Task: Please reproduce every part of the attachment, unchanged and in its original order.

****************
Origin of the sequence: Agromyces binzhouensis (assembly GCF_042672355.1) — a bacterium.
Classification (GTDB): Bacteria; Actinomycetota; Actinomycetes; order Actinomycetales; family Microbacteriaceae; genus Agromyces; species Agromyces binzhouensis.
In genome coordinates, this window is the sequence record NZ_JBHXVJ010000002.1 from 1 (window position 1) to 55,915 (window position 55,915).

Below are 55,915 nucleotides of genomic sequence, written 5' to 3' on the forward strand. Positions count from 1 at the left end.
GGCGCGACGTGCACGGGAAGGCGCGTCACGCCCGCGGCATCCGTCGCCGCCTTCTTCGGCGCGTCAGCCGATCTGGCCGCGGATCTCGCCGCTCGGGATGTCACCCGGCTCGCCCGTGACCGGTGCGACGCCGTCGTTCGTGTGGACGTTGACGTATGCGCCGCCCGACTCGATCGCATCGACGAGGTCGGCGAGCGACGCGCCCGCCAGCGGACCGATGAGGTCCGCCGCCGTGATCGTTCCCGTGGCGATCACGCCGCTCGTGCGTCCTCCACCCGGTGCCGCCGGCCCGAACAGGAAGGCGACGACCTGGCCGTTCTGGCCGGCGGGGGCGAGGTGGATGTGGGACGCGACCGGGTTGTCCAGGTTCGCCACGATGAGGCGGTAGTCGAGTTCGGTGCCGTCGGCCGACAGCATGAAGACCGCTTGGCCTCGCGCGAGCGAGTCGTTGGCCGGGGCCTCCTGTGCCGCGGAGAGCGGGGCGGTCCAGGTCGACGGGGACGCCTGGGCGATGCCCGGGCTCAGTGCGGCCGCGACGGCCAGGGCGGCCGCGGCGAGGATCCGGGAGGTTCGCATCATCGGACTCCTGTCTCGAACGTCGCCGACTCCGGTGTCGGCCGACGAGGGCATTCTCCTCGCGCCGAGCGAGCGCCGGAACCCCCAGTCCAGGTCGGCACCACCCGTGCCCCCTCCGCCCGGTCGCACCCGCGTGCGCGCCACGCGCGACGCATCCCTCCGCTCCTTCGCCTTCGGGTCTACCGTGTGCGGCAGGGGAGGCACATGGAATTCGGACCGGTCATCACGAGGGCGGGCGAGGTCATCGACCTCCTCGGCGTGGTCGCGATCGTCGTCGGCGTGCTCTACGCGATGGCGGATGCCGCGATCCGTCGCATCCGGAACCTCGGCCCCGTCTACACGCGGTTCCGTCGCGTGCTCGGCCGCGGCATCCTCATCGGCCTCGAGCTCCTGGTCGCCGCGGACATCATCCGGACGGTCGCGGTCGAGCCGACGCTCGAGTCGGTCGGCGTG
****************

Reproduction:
Origin of the sequence: Agromyces binzhouensis (assembly GCF_042672355.1) — a bacterium.
Classification (GTDB): Bacteria; Actinomycetota; Actinomycetes; order Actinomycetales; family Microbacteriaceae; genus Agromyces; species Agromyces binzhouensis.
In genome coordinates, this window is the sequence record NZ_JBHXVJ010000002.1 from 1 (window position 1) to 55,915 (window position 55,915).

Below are 55,915 nucleotides of genomic sequence, written 5' to 3' on the forward strand. Positions count from 1 at the left end.
GGCGCGACGTGCACGGGAAGGCGCGTCACGCCCGCGGCATCCGTCGCCGCCTTCTTCGGCGCGTCAGCCGATCTGGCCGCGGATCTCGCCGCTCGGGATGTCACCCGGCTCGCCCGTGACCGGTGCGACGCCGTCGTTCGTGTGGACGTTGACGTATGCGCCGCCCGACTCGATCGCATCGACGAGGTCGGCGAGCGACGCGCCCGCCAGCGGACCGATGAGGTCCGCCGCCGTGATCGTTCCCGTGGCGATCACGCCGCTCGTGCGTCCTCCACCCGGTGCCGCCGGCCCGAACAGGAAGGCGACGACCTGGCCGTTCTGGCCGGCGGGGGCGAGGTGGATGTGGGACGCGACCGGGTTGTCCAGGTTCGCCACGATGAGGCGGTAGTCGAGTTCGGTGCCGTCGGCCGACAGCATGAAGACCGCTTGGCCTCGCGCGAGCGAGTCGTTGGCCGGGGCCTCCTGTGCCGCGGAGAGCGGGGCGGTCCAGGTCGACGGGGACGCCTGGGCGATGCCCGGGCTCAGTGCGGCCGCGACGGCCAGGGCGGCCGCGGCGAGGATCCGGGAGGTTCGCATCATCGGACTCCTGTCTCGAACGTCGCCGACTCCGGTGTCGGCCGACGAGGGCATTCTCCTCGCGCCGAGCGAGCGCCGGAACCCCCAGTCCAGGTCGGCACCACCCGTGCCCCCTCCGCCCGGTCGCACCCGCGTGCGCGCCACGCGCGACGCATCCCTCCGCTCCTTCGCCTTCGGGTCTACCGTGTGCGGCAGGGGAGGCACATGGAATTCGGACCGGTCATCACGAGGGCGGGCGAGGTCATCGACCTCCTCGGCGTGGTCGCGATCGTCGTCGGCGTGCTCTACGCGATGGCGGATGCCGCGATCCGTCGCATCCGGAACCTCGGCCCCGTCTACACGCGGTTCCGTCGCGTGCTCGGCCGCGGCATCCTCATCGGCCTCGAGCTCCTGGTCGCCGCGGACATCATCCGGACGGTCGCGGTCGAGCCGACGCTCGAGTCGGTCGGCGTG